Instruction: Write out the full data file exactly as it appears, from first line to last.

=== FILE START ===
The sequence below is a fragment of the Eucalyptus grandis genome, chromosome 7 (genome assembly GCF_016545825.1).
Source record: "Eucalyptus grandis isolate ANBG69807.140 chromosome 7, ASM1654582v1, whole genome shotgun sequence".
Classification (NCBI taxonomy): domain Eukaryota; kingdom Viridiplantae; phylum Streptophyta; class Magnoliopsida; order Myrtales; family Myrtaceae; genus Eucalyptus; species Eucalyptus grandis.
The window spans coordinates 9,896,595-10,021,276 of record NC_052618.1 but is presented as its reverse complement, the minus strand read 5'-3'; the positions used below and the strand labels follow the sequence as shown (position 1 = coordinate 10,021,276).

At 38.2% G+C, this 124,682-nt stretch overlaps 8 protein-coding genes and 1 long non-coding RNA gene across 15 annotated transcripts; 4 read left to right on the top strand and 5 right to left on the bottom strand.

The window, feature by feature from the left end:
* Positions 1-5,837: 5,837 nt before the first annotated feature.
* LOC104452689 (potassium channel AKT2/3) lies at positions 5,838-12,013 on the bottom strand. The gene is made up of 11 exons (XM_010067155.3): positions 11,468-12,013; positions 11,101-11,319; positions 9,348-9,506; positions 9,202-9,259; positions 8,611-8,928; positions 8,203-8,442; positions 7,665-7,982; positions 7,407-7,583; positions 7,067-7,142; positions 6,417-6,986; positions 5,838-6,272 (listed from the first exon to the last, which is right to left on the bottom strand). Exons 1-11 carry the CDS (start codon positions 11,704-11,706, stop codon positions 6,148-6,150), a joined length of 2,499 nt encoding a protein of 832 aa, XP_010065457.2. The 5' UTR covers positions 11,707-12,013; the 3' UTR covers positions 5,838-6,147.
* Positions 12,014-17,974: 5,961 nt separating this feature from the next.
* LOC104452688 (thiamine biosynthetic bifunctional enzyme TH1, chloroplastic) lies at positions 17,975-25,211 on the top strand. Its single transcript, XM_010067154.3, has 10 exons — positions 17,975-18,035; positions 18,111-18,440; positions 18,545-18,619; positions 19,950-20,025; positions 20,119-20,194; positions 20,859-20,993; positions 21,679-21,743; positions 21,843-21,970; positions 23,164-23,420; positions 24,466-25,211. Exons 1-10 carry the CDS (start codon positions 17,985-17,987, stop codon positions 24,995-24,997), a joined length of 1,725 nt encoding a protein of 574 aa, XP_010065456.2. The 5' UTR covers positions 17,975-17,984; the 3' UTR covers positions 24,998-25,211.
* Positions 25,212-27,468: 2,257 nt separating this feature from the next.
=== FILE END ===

The sequence below is a fragment of the Eucalyptus grandis genome, chromosome 7 (genome assembly GCF_016545825.1).
Source record: "Eucalyptus grandis isolate ANBG69807.140 chromosome 7, ASM1654582v1, whole genome shotgun sequence".
Classification (NCBI taxonomy): domain Eukaryota; kingdom Viridiplantae; phylum Streptophyta; class Magnoliopsida; order Myrtales; family Myrtaceae; genus Eucalyptus; species Eucalyptus grandis.
The window spans coordinates 9,896,595-10,021,276 of record NC_052618.1 but is presented as its reverse complement, the minus strand read 5'-3'; the positions used below and the strand labels follow the sequence as shown (position 1 = coordinate 10,021,276).

At 38.2% G+C, this 124,682-nt stretch overlaps 8 protein-coding genes and 1 long non-coding RNA gene across 15 annotated transcripts; 4 read left to right on the top strand and 5 right to left on the bottom strand.

The window, feature by feature from the left end:
* Positions 1-5,837: 5,837 nt before the first annotated feature.
* LOC104452689 (potassium channel AKT2/3) lies at positions 5,838-12,013 on the bottom strand. The gene is made up of 11 exons (XM_010067155.3): positions 11,468-12,013; positions 11,101-11,319; positions 9,348-9,506; positions 9,202-9,259; positions 8,611-8,928; positions 8,203-8,442; positions 7,665-7,982; positions 7,407-7,583; positions 7,067-7,142; positions 6,417-6,986; positions 5,838-6,272 (listed from the first exon to the last, which is right to left on the bottom strand). Exons 1-11 carry the CDS (start codon positions 11,704-11,706, stop codon positions 6,148-6,150), a joined length of 2,499 nt encoding a protein of 832 aa, XP_010065457.2. The 5' UTR covers positions 11,707-12,013; the 3' UTR covers positions 5,838-6,147.
* Positions 12,014-17,974: 5,961 nt separating this feature from the next.
* LOC104452688 (thiamine biosynthetic bifunctional enzyme TH1, chloroplastic) lies at positions 17,975-25,211 on the top strand. Its single transcript, XM_010067154.3, has 10 exons — positions 17,975-18,035; positions 18,111-18,440; positions 18,545-18,619; positions 19,950-20,025; positions 20,119-20,194; positions 20,859-20,993; positions 21,679-21,743; positions 21,843-21,970; positions 23,164-23,420; positions 24,466-25,211. Exons 1-10 carry the CDS (start codon positions 17,985-17,987, stop codon positions 24,995-24,997), a joined length of 1,725 nt encoding a protein of 574 aa, XP_010065456.2. The 5' UTR covers positions 17,975-17,984; the 3' UTR covers positions 24,998-25,211.
* Positions 25,212-27,468: 2,257 nt separating this feature from the next.